In pulling these themes together amongst the imagery of trees, what seem human tragedies are granted perspective. The family story told is one of support and tenderness. The wider tale provides food for the soul that left this reader sated.

My copy of this book was provided gratis by the publisher, époque press.

Book Review: The Groundsmen

The Groundsmen, by Lynn Buckle, is a brutal and disturbing story about an Irish family caught up in a generational cycle of abuse. It is told from five points of view. The protagonists are all victims of a community unwilling to confront the actions of those living within their midst. Dark secrets fester but are kept.

Louis is a successful IT manager who moved his wife, Cally, and their daughters, Andi and Cassie, to the newly built suburbs of Dublin before the Celtic Tiger economy collapsed. Now Cally spends much of her day in bed. Teenaged Andi resents that she is left to look out for her little sister. Five year old Cassie copes with the familial disharmony by pretending to be a dog, burying objects that represent hurtful behaviours in the garden. Louis’s brother, Toby, is a regular visitor. Louis and Toby have always been close but the truth of their relationship is toxic.

The story opens on a typical weekend. Louis and Toby are getting drunk watching football on TV, internally fantasising about what they would do to women they know. The violent degradation inherent in their thoughts is sickening to consider.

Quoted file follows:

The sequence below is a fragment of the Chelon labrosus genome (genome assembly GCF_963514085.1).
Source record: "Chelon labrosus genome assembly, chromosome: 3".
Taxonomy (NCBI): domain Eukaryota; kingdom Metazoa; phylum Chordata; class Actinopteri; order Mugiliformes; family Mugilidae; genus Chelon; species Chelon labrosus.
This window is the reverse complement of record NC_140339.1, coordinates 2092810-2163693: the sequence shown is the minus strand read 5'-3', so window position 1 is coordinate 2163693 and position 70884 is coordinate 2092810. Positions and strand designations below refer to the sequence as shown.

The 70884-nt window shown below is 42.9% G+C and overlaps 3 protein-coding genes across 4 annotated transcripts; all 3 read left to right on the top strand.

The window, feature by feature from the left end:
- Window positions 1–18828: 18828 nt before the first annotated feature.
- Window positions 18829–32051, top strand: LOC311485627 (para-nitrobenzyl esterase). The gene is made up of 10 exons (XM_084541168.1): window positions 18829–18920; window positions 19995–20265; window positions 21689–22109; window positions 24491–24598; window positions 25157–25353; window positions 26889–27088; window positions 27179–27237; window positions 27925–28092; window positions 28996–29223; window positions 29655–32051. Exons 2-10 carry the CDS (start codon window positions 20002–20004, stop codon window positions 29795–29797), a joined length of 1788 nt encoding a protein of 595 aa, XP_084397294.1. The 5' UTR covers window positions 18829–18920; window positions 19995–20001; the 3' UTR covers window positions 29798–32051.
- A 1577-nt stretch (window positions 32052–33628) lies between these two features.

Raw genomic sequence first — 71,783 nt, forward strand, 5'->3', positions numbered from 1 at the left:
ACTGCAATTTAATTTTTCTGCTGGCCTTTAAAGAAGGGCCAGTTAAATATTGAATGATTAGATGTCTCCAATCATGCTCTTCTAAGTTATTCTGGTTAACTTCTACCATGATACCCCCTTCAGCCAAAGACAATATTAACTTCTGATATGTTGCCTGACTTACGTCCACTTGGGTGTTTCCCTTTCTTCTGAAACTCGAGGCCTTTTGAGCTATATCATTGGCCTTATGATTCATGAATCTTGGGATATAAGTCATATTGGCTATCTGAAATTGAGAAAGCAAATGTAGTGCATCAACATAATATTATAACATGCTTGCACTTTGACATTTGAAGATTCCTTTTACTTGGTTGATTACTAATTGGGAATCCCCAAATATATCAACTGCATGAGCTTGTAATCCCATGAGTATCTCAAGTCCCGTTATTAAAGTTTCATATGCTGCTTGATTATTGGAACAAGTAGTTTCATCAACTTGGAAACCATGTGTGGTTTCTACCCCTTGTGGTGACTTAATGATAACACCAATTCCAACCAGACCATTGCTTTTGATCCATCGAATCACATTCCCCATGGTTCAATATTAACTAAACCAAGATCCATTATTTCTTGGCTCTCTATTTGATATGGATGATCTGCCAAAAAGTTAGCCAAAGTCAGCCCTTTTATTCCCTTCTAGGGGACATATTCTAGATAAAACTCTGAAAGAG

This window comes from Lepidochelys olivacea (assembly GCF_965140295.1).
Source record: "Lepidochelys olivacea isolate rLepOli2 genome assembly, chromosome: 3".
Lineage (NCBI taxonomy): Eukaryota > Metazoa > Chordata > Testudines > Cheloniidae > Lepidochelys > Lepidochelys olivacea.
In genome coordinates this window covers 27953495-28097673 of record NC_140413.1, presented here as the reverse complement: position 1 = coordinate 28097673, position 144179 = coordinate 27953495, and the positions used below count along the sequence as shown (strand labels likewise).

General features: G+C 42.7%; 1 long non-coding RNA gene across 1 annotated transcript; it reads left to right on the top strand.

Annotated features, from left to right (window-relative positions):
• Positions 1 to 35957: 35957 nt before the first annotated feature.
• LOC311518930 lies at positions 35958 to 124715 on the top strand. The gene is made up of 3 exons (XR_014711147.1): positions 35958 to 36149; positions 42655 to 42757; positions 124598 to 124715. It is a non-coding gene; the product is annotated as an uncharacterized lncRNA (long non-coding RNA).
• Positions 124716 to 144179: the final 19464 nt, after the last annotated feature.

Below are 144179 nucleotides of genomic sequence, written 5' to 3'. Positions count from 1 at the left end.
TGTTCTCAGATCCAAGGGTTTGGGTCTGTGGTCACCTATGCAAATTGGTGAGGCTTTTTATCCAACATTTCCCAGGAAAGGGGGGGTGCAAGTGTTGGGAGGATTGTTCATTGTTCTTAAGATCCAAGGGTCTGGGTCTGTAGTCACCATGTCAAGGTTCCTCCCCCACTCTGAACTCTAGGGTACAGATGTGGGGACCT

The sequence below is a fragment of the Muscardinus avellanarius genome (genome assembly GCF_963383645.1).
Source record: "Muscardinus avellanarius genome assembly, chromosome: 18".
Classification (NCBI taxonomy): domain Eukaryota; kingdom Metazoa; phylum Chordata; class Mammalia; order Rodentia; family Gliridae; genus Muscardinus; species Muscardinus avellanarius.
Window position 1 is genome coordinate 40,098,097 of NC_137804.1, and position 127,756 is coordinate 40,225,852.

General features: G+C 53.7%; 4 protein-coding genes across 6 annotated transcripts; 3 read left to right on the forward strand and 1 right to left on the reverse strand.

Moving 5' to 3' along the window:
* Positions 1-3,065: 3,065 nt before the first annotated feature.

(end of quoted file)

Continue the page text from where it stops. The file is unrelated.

Cassie is in the garden burying the remote control. Andi is checking the personal treasures she hides in her wardrobe.

Cally has escaped upstairs and is thinking with disgust of what her husband has become – the rank smell and diseased skin that he regularly forces on her.

When Cassie becomes too lively inside the house she is punished. She copes with the pain by going elsewhere in her mind, thinking of all the items on her childish want list. Her family cannot understand that much of her behaviour is a cry for love, regarding her as weird and a nuisance.

Andi seeks love on line, posting photographs of herself at the behest of a boy. Toby has noticed how his niece’s body is developing.

The following Monday Louis oversleeps making him late into work. On arrival he discovers that Toby has been sacked. Inappropriate images were observed on his computer. There is to be an investigation. Louis struggles to make sense of what he is being told. As the story progresses the reader comes to understand that these adults operate in a state of denial about consequences. Damaging behaviours have led to a spiral of sordid desires which they refuse to acknowledge.

Louis regards women as objects available for his pleasure, resenting any agency they acquire. Cally recognises that she should act to protect her children but, inured to a life of submission, is overwhelmed. Louis will do whatever it takes to hold onto what he believes is his by right. Toby has his own agenda.

The subject matter and detail made this a challenging story to read. The author remains resolute in portraying the extent of the degeneracy and wider culpability. This is savage social realism, the twitching net curtain torn asunder. It is searing in its plausibility.

My copy of this book was provided gratis by the publisher époque press.